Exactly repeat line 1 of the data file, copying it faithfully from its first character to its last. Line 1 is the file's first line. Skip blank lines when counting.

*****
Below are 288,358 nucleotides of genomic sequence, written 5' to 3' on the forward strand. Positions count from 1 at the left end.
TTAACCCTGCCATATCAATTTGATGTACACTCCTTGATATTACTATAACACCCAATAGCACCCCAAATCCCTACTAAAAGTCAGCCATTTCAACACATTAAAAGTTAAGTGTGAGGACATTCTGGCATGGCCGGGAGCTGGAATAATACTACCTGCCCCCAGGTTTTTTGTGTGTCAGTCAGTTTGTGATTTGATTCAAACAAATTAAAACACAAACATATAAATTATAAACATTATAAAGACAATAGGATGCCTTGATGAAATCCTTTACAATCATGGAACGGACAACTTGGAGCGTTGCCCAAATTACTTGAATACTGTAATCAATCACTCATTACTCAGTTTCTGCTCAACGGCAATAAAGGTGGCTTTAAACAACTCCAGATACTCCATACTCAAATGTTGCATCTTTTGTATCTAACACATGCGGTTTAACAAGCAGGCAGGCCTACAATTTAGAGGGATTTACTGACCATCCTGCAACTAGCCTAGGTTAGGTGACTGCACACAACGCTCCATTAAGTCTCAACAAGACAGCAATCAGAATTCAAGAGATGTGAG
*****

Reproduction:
Below are 288,358 nucleotides of genomic sequence, written 5' to 3' on the forward strand. Positions count from 1 at the left end.